Developer drops plans for Sunlight Mountain
Owners will still seek county approval for village project
GLENWOOD SPRINGS — A Florida-based development group has backed out of buying Sunlight Mountain Resort, but the ski area’s owners say they plan to continue pursuing approval of a base village project.
Sunlight Mountain Development LLC, terminated its purchase contract in mid-December, said ski area General Manager Tom Jankovsky. He said the would-be buyers indicated they didn’t think they could win development approvals from Garfield County under acceptable terms and conditions. The sale had been contingent on receiving such approvals.
The county’s planning commission had unanimously recommended denial of a proposal for 830 housing units and 110,000 square feet of commercial space at the resort. Some commission members were uncomfortable with the development’s size.
The project was scheduled for consideration by county commissioners Jan. 19, but commissioners on Monday agreed to Sunlight’s request to postpone that hearing until May.
Jankovsky said the resort doesn’t plan to change the proposal. He thinks its chances for approval will be improved with the existing owners proposing it.
“I just think we’re more in tune with the community and the needs of the community,” he said.
The resort is owned by Sunlight Inc., a Colorado corporation that has about three dozen shareholders, about a third of them local.
Representatives of the Sunlight Mountain Development ownership group couldn’t be reached for
comment Monday. Jankovsky said they gave no indication whether financial problems had any bearing on their decision to back out of the deal.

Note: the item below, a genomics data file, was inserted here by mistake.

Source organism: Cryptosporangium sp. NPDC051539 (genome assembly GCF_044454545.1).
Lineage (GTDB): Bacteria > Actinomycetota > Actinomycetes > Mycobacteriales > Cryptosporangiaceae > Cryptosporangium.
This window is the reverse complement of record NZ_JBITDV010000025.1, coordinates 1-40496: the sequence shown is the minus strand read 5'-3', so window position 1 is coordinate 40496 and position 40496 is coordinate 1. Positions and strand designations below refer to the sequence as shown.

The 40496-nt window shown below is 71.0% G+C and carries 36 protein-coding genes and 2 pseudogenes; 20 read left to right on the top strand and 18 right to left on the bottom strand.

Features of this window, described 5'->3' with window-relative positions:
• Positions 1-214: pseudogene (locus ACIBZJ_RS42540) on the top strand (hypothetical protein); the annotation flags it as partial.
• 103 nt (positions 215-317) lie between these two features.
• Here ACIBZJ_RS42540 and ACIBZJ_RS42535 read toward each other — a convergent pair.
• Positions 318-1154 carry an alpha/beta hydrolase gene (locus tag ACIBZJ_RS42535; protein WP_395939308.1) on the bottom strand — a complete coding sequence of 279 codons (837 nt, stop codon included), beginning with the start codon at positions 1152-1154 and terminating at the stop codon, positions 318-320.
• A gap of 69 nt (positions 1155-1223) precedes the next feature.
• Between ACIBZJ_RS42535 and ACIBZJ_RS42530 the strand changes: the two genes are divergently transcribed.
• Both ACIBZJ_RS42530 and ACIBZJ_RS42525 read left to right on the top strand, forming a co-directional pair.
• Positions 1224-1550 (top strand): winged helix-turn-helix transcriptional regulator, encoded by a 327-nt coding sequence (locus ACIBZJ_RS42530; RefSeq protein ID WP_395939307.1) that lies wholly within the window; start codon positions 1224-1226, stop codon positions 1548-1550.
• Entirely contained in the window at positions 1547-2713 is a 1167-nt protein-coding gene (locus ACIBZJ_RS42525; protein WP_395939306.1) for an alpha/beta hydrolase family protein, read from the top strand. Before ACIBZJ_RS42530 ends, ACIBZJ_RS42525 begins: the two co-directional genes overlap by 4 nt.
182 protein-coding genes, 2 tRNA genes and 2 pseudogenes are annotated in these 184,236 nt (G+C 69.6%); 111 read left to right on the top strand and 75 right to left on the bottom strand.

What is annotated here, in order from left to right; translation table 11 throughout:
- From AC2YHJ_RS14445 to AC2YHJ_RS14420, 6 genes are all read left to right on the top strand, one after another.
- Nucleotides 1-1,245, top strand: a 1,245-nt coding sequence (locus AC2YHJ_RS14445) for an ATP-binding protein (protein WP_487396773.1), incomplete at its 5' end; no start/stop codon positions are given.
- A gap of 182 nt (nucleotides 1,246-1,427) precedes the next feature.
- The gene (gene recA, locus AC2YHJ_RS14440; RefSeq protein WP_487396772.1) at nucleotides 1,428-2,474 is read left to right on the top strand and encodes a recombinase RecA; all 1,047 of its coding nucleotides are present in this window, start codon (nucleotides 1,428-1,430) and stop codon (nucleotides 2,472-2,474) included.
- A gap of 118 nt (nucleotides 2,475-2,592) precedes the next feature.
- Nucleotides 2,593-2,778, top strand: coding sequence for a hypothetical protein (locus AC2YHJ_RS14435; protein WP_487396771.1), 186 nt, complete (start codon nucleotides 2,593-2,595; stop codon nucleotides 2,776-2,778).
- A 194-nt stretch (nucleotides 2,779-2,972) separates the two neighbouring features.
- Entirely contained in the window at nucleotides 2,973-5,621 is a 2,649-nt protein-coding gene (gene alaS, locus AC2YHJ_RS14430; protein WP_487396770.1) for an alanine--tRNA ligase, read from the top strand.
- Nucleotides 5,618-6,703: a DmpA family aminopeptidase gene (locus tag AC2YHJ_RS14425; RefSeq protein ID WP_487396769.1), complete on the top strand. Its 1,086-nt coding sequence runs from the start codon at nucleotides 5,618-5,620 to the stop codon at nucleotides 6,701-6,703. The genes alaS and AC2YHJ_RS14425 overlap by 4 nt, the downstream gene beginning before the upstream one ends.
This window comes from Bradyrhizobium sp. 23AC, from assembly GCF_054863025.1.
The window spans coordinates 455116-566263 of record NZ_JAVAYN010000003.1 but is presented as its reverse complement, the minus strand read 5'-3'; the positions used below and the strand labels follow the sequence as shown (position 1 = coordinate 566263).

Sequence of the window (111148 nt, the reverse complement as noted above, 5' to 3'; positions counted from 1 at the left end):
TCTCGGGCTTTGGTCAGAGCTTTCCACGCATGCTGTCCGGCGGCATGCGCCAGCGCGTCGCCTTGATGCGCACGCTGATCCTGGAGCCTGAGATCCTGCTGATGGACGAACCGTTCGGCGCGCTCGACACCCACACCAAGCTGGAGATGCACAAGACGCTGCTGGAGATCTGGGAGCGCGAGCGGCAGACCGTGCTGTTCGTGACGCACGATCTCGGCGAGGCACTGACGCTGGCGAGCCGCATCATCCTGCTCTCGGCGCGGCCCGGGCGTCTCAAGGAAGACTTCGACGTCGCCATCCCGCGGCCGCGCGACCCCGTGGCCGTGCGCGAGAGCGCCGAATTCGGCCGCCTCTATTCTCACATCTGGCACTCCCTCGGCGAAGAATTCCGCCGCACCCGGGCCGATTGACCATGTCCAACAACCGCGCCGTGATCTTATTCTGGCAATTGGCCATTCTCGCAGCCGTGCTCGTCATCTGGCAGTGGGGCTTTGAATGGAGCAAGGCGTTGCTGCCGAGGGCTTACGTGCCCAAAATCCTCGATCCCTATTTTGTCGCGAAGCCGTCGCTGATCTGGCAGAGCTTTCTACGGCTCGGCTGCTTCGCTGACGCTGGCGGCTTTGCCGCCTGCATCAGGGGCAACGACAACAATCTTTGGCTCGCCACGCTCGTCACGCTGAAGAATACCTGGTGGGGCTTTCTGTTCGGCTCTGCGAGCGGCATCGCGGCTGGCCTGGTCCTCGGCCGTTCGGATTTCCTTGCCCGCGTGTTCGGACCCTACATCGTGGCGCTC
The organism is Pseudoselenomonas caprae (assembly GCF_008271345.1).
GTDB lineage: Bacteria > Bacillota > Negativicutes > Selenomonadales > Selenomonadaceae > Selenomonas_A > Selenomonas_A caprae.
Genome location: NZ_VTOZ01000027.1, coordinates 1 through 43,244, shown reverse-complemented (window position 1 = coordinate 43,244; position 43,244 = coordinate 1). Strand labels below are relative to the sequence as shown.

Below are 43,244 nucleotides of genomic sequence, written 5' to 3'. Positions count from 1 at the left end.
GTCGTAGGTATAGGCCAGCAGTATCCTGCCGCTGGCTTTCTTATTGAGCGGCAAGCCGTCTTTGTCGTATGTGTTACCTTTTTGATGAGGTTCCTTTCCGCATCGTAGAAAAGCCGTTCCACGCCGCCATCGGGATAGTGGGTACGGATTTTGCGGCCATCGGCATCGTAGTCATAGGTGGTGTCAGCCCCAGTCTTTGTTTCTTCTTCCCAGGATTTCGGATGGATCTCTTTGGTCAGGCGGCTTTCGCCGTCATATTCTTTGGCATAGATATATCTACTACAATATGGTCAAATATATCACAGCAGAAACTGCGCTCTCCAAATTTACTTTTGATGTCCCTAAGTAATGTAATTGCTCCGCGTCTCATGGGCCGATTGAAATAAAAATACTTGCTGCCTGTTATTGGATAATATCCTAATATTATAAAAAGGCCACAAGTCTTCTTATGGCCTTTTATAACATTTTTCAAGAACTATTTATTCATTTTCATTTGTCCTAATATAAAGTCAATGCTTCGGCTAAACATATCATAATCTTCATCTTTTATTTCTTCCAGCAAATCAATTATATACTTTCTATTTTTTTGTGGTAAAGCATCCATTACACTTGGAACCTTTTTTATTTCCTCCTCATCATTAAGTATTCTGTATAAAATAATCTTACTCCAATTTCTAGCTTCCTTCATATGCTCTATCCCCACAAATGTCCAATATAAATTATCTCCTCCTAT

The same group was involved with Exquisite Development, which had no prior experience with ski resort projects but extensive development experience in Florida and elsewhere in the Southeast.
Florida has been hard-hit by the real estate downturn. Telephone numbers for Exquisite Development have been disconnected.
Sunlight officials say a base village project is needed as a way of coming up with the money to pay for things such as new lifts and snowmaking. The mountain’s infrastructure must be updated to ensure the resort’s long-term viability, they say.
“We’ll be fine in the short term, but we can’t continue in the long term without it,” said Sunlight president and chairman Richard Schafstall.
The resort has lost nearly $1 million over the past 11 years.
Schafstall said the owners are older and don’t have development expertise. The hope has been to sell to “a younger set of folks” who can complete the project, he said.
“If that option presents itself again with another buyer, I wouldn’t be surprised if that still would be the best option,” Schafstall said.
County building and planning director Fred Jarman said he thinks it’s important that Sunlight take into account the feedback it got from the planning commission and public.
“I think if they hear all of that and respond to it adequately, they might be able to see some success up there,” he said.
However, Jarman is among those who have criticized the proposal’s size. He says it’s out of scale with its rural setting outside Glenwood Springs, and says it would fail to adequately mitigate the road impacts it would create.